Rolex watches are still seen as a major status symbol

Rolex Rolex watches are still regarded as a status symbol. Producing around 2,000 watches every day, it is the biggest luxury watch brand in the world. It is also the largest manufacturer of Swiss chronometers. Over half the production of COSC (Contrôle Officiel Suisse des Chronomètres) watches in 2005 were made by Rolex. To this day, Rolex holds the world record for producing the most COSC movements for wristwatches.

Rolex boasts some impressive ‘firsts’. In 1945, it produced the Rolex Datejust which was the first watch with an automatic date-changer on the dial. It then went on to produce the first watch with an automatic day-and-date changer. In 1953, the Oyster Perpetual Submariner had the first waterproof case (100 meters). A year later, in 1954, the GMT Master was released. For this, Rolex was the first watch-making company to earn a chronometer certification.

One of the founders of the company, Hans Wilsdorf, had a specially made watch attached to his diving vessel when he went down to the Mariana Trench which is the deepest section of the Pacific Ocean. The watch worked perfectly during the descent and ascent and survived the expedition. The next day, a happy Wilsdorf sent a telegram to his colleagues at Rolex saying ‘Even as deep as 11,000 meters, the watch is precise’.

Over the years, Rolex has made watches exclusively for extreme sports like flying, mountain-climbing, and deep-sea diving. The early models included the Oyster Perpetual Date Sea Dweller and the Submariner. The most iconic of all was the GMT Master which was developed specifically for Pan Am Airways in 1954. The airline needed it to help pilots when crossing time zones on trans-continental flights.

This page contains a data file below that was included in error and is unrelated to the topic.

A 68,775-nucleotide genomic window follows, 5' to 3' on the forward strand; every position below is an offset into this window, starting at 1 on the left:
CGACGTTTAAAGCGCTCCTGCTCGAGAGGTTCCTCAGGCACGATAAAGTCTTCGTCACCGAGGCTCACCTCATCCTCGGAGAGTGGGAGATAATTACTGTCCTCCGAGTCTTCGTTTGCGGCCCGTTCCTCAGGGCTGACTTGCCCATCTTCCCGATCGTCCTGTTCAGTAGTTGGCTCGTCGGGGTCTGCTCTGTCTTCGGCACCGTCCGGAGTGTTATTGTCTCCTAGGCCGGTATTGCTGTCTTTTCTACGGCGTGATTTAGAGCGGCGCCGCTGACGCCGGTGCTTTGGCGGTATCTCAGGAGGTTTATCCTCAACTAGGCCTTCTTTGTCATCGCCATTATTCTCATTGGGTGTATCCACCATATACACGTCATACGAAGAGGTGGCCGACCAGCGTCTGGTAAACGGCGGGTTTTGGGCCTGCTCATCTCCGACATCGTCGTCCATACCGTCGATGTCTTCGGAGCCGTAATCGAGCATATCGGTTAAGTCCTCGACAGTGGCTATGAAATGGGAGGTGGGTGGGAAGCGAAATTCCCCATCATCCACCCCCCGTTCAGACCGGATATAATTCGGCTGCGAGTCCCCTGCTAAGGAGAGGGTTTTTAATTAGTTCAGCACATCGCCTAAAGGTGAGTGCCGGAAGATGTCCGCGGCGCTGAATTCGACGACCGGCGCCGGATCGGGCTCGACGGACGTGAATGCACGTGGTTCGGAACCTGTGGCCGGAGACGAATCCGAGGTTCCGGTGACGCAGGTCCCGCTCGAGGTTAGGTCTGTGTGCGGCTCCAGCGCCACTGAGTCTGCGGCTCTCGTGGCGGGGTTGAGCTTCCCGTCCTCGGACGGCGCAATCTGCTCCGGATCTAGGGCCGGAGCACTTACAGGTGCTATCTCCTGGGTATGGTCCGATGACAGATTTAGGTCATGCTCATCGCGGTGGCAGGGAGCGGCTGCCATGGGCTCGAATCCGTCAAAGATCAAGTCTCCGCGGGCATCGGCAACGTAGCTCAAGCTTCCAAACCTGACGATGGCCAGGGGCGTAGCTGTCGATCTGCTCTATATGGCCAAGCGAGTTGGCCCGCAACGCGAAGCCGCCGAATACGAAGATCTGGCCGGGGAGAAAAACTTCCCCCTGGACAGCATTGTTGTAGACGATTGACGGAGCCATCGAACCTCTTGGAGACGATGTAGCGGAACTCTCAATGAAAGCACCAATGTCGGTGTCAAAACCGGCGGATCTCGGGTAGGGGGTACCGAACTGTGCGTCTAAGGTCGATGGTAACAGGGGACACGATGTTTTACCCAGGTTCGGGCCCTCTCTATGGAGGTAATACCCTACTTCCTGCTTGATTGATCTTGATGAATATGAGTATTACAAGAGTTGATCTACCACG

There are some notable modern models worth mentioning. These include the Daytona and the Paul Newman Daytona, Day-Date I and II, Explorer I and II, the Day-Date Oyster Perpetual, GMT Master II, the Milgauss, the Masterpiece, Sea Dweller and the Sea Dweller DeepSea, Submariner, and Yacht-Master I and II. In 1946, Hans Wilsdorf introduced a range of cheaper watches which were sold under the brand name ‘Tudor’. These watches are still available in the Far East and Europe but sales of the Tudor range were discontinued in the United States of America in 2004.

Rolex is the official time-keeper of two Grand Slam tennis tournaments, namely the Australian Open and Wimbledon. Deep-sea diver, Jacques Piccard, strapped a Sea Dweller on the exterior of his submarine during his dive to Mariana Trench in 1960 when he went to a depth of 35,800 feet. When Tenzing Norgay and Edmund Hillary made history by being the first humans to summit Mount Everest in 1953, Norgay was wearing a Rolex Oyster. Although not confirmed, it has been said that Hillary wore a Smiths Deluxe.

Another great moment in Rolex history was when NASA (National Aeronautics and Space Administration) decided that the only watch good enough to be used by astronauts for the Apollo missions was the Rolex Speedmaster Pro. This prompted its name to be changed to the Moonwatch. It is also reported that astronaut, Jack Swigert, was wearing a Rolex watch when the ill-fated Apollo 13 lifted off. Also, Ron Evans was wearing an Oyster Perpetual GMT-Master during the Apollo 17 mission.